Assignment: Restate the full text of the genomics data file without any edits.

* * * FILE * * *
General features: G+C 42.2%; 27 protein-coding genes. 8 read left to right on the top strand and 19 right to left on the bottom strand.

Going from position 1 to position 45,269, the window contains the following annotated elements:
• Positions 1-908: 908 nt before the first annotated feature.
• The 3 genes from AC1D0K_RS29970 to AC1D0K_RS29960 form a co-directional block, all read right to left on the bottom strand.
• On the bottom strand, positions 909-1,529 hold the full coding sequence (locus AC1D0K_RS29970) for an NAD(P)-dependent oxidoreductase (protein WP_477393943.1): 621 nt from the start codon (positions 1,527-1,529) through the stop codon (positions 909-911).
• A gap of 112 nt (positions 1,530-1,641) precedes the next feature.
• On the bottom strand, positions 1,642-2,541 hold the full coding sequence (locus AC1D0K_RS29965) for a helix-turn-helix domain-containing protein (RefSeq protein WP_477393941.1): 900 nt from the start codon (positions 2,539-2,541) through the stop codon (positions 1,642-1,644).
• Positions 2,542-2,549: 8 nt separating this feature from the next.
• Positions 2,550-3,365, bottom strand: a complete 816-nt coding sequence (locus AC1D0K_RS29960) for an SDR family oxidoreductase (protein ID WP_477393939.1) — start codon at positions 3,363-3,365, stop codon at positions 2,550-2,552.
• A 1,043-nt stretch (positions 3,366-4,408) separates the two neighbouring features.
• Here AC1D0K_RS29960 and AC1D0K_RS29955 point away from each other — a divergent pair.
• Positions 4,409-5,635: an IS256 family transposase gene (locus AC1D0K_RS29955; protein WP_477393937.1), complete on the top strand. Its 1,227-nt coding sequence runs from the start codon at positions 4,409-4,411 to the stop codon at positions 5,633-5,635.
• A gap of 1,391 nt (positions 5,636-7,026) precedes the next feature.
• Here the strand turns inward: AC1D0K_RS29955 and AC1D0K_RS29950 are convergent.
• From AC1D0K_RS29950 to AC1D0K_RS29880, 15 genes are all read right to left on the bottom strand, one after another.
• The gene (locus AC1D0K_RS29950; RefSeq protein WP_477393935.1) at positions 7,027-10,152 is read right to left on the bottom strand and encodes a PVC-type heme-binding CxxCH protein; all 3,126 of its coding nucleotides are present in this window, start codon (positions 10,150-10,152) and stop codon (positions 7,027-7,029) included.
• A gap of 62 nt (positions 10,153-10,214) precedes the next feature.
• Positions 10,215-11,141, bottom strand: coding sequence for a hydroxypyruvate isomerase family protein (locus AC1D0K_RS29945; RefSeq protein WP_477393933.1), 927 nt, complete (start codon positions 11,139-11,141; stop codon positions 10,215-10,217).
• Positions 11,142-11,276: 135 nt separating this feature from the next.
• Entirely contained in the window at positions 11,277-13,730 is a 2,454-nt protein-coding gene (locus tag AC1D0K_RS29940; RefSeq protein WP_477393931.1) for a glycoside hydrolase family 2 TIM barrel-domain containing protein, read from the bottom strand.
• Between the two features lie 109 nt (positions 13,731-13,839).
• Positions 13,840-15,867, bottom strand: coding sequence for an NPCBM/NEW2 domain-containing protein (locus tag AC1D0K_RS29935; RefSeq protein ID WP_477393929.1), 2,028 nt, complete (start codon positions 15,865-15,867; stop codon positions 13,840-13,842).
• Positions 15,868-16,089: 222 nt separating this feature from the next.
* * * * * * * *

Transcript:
General features: G+C 42.2%; 27 protein-coding genes. 8 read left to right on the top strand and 19 right to left on the bottom strand.

Going from position 1 to position 45,269, the window contains the following annotated elements:
• Positions 1-908: 908 nt before the first annotated feature.
• The 3 genes from AC1D0K_RS29970 to AC1D0K_RS29960 form a co-directional block, all read right to left on the bottom strand.
• On the bottom strand, positions 909-1,529 hold the full coding sequence (locus AC1D0K_RS29970) for an NAD(P)-dependent oxidoreductase (protein WP_477393943.1): 621 nt from the start codon (positions 1,527-1,529) through the stop codon (positions 909-911).
• A gap of 112 nt (positions 1,530-1,641) precedes the next feature.
• On the bottom strand, positions 1,642-2,541 hold the full coding sequence (locus AC1D0K_RS29965) for a helix-turn-helix domain-containing protein (RefSeq protein WP_477393941.1): 900 nt from the start codon (positions 2,539-2,541) through the stop codon (positions 1,642-1,644).
• Positions 2,542-2,549: 8 nt separating this feature from the next.
• Positions 2,550-3,365, bottom strand: a complete 816-nt coding sequence (locus AC1D0K_RS29960) for an SDR family oxidoreductase (protein ID WP_477393939.1) — start codon at positions 3,363-3,365, stop codon at positions 2,550-2,552.
• A 1,043-nt stretch (positions 3,366-4,408) separates the two neighbouring features.
• Here AC1D0K_RS29960 and AC1D0K_RS29955 point away from each other — a divergent pair.
• Positions 4,409-5,635: an IS256 family transposase gene (locus AC1D0K_RS29955; protein WP_477393937.1), complete on the top strand. Its 1,227-nt coding sequence runs from the start codon at positions 4,409-4,411 to the stop codon at positions 5,633-5,635.
• A gap of 1,391 nt (positions 5,636-7,026) precedes the next feature.
• Here the strand turns inward: AC1D0K_RS29955 and AC1D0K_RS29950 are convergent.
• From AC1D0K_RS29950 to AC1D0K_RS29880, 15 genes are all read right to left on the bottom strand, one after another.
• The gene (locus AC1D0K_RS29950; RefSeq protein WP_477393935.1) at positions 7,027-10,152 is read right to left on the bottom strand and encodes a PVC-type heme-binding CxxCH protein; all 3,126 of its coding nucleotides are present in this window, start codon (positions 10,150-10,152) and stop codon (positions 7,027-7,029) included.
• A gap of 62 nt (positions 10,153-10,214) precedes the next feature.
• Positions 10,215-11,141, bottom strand: coding sequence for a hydroxypyruvate isomerase family protein (locus AC1D0K_RS29945; RefSeq protein WP_477393933.1), 927 nt, complete (start codon positions 11,139-11,141; stop codon positions 10,215-10,217).
• Positions 11,142-11,276: 135 nt separating this feature from the next.
• Entirely contained in the window at positions 11,277-13,730 is a 2,454-nt protein-coding gene (locus tag AC1D0K_RS29940; RefSeq protein WP_477393931.1) for a glycoside hydrolase family 2 TIM barrel-domain containing protein, read from the bottom strand.
• Between the two features lie 109 nt (positions 13,731-13,839).
• Positions 13,840-15,867, bottom strand: coding sequence for an NPCBM/NEW2 domain-containing protein (locus tag AC1D0K_RS29935; RefSeq protein ID WP_477393929.1), 2,028 nt, complete (start codon positions 15,865-15,867; stop codon positions 13,840-13,842).
• Positions 15,868-16,089: 222 nt separating this feature from the next.